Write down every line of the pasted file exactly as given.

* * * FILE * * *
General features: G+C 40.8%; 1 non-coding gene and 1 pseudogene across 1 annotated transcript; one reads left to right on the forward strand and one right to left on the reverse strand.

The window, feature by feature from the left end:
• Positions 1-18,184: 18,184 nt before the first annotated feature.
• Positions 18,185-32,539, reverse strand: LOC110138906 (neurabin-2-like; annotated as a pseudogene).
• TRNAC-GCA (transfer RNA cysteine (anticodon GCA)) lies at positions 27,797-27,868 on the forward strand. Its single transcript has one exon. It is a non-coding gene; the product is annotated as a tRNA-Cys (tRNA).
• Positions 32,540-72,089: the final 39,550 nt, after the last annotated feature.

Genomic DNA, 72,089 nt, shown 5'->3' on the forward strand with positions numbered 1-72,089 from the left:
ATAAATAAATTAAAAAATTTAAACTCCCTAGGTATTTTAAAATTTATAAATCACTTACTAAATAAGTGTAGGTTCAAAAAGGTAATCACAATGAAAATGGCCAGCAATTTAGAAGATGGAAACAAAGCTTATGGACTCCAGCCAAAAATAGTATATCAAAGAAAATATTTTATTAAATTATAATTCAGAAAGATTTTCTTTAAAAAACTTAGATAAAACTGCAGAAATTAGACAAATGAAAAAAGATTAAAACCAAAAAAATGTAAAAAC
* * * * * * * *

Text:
General features: G+C 40.8%; 1 non-coding gene and 1 pseudogene across 1 annotated transcript; one reads left to right on the forward strand and one right to left on the reverse strand.

The window, feature by feature from the left end:
• Positions 1-18,184: 18,184 nt before the first annotated feature.
• Positions 18,185-32,539, reverse strand: LOC110138906 (neurabin-2-like; annotated as a pseudogene).
• TRNAC-GCA (transfer RNA cysteine (anticodon GCA)) lies at positions 27,797-27,868 on the forward strand. Its single transcript has one exon. It is a non-coding gene; the product is annotated as a tRNA-Cys (tRNA).
• Positions 32,540-72,089: the final 39,550 nt, after the last annotated feature.

Genomic DNA, 72,089 nt, shown 5'->3' on the forward strand with positions numbered 1-72,089 from the left:
ATAAATAAATTAAAAAATTTAAACTCCCTAGGTATTTTAAAATTTATAAATCACTTACTAAATAAGTGTAGGTTCAAAAAGGTAATCACAATGAAAATGGCCAGCAATTTAGAAGATGGAAACAAAGCTTATGGACTCCAGCCAAAAATAGTATATCAAAGAAAATATTTTATTAAATTATAATTCAGAAAGATTTTCTTTAAAAAACTTAGATAAAACTGCAGAAATTAGACAAATGAAAAAAGATTAAAACCAAAAAAATGTAAAAAC